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-   -   Alfalfa Hay mix for overweight horse? (http://www.horseforum.com/horse-nutrition/alfalfa-hay-mix-overweight-horse-130120/)

Lonannuniel 07-08-2012 10:30 PM

Alfalfa Hay mix for overweight horse?
 
Hey guys, quick question, I have a rather overweight horse, I've owned him for a little over a month, and he HAS lost weight so far just on monitoring pasture time. I am at the point now where I have to start feeding hay, so I'm just wondering what the right options would be to aid in further weight loss -

Anyway, My neighbor currently stores his round bales in one of our covered sheds, they are very good quality, 60% timothy & 40% Alfalfa mix. I have always heard that you shouldn't feed overweight horses alfalfa, though because these bales are VERY convenient, and I get a discounted price on them, if I could feed those it would be wonderful ( getting different hay IS possible, just thought I'd see if the hay I have would work before looking elsewhere)

Assuming you are feeding the correct amounts, combined with exercise, would feeding this hay be alright? Or would it just make his weight issues worse?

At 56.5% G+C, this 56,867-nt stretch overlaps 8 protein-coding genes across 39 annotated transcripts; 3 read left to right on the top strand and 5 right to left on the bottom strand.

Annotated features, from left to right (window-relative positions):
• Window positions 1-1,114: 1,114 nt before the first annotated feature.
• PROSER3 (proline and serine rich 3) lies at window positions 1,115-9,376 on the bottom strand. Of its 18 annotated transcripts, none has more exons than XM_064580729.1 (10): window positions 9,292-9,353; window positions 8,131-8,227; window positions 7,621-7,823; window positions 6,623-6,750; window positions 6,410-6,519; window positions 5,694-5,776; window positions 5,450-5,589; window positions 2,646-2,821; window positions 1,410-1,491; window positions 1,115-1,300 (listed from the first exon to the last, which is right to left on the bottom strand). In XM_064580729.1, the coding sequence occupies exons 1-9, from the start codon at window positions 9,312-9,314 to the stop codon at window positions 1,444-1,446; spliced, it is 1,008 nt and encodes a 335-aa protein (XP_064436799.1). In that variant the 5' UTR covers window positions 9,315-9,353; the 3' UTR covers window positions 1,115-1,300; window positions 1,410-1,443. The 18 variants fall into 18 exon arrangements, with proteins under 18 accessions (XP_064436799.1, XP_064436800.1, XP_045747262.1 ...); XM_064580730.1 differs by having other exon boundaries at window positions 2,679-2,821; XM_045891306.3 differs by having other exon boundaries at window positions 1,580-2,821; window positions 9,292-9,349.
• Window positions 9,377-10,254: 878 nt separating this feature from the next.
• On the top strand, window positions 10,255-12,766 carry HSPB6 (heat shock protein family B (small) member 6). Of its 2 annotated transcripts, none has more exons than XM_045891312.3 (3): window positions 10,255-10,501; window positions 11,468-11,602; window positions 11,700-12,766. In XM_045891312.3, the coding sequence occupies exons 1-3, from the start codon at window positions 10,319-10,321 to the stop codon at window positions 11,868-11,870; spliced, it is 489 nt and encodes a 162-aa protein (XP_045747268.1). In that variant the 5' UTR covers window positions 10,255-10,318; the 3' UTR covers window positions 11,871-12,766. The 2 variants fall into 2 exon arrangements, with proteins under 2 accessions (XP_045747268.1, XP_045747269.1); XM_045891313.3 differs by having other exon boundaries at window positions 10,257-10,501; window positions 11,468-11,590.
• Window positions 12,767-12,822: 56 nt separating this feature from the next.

Thanks!

Lonannuniel 07-09-2012 10:34 AM

bump..

aforred 07-09-2012 01:14 PM

As long as you can regulate how much he gets, it shouldn't be a problem. Ideally, he should probably be on grass; however, hay is going to be very hard to buy this year in a lot of places. It sounds like you have easy access to good hay at a good price, and I certainly wouldn't pass it up.

Hope I helped.
Posted via Mobile Device

Wallaby 07-09-2012 01:24 PM

I'm not sure of the exact answer but I can tell ya that my super easy-keeping mare stays FAT on just junky grass hay and a ration balancer in the summer. In the winter, the grass hay doesn't have enough protein for her (she'll loose weight SO fast on just grass hay) so I feed about 9lbs of alfalfa/day and free choice grass hay. With exercise, she stays at a really nice fit weight of about 900lbs (in the summer it's a struggle to get her lower than 1050lbs :shock: ).

So, I think if you monitor your horse, you'll probably be just fine. Just use your noggin. :)


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